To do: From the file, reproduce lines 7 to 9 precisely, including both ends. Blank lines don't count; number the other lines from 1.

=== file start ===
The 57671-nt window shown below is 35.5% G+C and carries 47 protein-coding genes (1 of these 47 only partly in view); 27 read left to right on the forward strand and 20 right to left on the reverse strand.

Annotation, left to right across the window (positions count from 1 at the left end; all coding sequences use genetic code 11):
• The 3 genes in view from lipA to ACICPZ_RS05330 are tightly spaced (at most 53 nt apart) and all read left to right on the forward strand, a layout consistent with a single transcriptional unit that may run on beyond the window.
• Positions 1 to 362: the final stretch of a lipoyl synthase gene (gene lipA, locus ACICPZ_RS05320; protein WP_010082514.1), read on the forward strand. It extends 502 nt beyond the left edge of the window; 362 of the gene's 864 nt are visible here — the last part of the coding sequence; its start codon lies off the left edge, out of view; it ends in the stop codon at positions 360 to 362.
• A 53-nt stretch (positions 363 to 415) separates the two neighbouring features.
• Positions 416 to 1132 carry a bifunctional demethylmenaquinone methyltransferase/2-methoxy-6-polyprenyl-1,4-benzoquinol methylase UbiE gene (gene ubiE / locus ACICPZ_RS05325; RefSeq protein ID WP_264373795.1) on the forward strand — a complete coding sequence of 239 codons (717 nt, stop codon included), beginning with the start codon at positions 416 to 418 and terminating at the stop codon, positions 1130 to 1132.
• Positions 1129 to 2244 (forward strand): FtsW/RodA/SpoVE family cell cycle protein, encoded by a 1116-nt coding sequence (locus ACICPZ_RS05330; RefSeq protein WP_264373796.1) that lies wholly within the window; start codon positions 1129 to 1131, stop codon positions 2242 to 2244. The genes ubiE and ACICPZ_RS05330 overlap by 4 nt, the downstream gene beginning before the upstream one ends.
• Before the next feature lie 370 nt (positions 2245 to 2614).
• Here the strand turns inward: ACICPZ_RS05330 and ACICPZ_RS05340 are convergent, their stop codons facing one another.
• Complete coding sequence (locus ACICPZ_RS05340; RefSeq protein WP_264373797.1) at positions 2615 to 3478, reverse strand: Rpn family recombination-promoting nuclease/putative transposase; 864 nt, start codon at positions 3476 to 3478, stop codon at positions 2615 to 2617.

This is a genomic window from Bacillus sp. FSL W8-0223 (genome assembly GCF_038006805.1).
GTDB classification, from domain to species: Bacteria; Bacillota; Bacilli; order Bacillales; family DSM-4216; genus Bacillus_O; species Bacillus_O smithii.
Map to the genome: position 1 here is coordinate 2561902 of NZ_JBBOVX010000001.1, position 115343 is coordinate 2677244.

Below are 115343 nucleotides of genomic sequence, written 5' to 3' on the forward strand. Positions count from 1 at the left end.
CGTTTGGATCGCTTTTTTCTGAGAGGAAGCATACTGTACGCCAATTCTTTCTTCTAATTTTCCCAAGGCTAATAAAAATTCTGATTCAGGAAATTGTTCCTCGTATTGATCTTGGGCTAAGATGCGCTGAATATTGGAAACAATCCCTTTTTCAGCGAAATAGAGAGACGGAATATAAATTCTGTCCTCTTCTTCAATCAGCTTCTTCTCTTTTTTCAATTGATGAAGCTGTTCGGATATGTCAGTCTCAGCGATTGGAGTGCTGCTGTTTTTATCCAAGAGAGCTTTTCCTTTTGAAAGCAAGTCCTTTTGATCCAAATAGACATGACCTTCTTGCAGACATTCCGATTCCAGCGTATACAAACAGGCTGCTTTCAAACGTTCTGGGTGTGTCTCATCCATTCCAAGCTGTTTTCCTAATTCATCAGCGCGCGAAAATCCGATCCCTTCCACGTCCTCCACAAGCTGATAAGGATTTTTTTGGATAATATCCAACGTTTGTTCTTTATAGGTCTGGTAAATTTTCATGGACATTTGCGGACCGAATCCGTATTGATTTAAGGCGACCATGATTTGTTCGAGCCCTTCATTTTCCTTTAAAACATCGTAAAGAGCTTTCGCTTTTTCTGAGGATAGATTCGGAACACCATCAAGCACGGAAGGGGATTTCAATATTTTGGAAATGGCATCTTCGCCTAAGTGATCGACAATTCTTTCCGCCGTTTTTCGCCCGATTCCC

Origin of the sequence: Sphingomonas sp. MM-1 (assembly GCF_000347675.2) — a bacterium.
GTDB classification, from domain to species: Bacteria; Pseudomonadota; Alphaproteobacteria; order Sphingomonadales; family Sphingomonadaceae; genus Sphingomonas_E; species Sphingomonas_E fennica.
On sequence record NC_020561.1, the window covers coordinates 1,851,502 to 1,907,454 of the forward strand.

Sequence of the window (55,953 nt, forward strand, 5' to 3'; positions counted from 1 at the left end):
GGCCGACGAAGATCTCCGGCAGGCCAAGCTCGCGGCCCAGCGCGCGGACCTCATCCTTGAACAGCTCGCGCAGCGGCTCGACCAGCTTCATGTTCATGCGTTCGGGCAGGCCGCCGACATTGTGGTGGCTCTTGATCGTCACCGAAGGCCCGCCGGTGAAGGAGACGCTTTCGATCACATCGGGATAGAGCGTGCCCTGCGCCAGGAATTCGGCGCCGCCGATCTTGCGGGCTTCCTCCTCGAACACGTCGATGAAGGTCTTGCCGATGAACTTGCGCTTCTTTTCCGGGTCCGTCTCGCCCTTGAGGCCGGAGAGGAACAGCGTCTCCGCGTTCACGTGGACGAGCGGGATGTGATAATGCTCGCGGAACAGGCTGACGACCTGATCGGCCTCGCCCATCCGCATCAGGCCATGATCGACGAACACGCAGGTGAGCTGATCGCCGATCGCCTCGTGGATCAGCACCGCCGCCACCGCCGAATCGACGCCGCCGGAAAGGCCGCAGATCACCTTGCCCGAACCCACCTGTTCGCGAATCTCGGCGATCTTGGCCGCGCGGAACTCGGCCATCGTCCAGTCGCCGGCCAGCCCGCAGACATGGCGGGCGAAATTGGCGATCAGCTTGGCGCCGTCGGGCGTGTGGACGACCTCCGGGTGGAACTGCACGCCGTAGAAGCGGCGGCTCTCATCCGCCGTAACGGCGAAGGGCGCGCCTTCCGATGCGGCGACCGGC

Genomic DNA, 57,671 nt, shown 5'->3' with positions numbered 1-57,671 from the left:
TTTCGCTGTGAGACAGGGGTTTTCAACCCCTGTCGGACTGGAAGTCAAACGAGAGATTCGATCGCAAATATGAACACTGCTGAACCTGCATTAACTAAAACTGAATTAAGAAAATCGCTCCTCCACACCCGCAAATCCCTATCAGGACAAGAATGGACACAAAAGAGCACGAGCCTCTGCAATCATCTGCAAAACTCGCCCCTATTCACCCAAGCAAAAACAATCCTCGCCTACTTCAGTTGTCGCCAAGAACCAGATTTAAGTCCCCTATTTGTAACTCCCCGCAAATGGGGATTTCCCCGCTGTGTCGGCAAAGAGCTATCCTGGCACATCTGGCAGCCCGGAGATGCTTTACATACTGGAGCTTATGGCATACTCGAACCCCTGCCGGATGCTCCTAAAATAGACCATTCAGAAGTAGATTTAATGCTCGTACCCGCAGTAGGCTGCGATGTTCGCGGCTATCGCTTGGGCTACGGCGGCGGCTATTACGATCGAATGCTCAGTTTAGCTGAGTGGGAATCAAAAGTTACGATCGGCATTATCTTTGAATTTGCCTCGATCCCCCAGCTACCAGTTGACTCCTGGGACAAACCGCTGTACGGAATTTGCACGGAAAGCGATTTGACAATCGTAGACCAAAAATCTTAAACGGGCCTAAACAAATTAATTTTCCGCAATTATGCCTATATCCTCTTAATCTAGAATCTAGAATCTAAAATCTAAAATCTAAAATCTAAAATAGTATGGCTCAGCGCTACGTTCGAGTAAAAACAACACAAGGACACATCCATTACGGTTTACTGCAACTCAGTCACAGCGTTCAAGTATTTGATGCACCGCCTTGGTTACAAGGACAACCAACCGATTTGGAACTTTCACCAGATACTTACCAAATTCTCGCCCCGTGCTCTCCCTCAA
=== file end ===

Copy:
• Positions 1129 to 2244 (forward strand): FtsW/RodA/SpoVE family cell cycle protein, encoded by a 1116-nt coding sequence (locus ACICPZ_RS05330; RefSeq protein WP_264373796.1) that lies wholly within the window; start codon positions 1129 to 1131, stop codon positions 2242 to 2244. The genes ubiE and ACICPZ_RS05330 overlap by 4 nt, the downstream gene beginning before the upstream one ends.
• Before the next feature lie 370 nt (positions 2245 to 2614).
• Here the strand turns inward: ACICPZ_RS05330 and ACICPZ_RS05340 are convergent, their stop codons facing one another.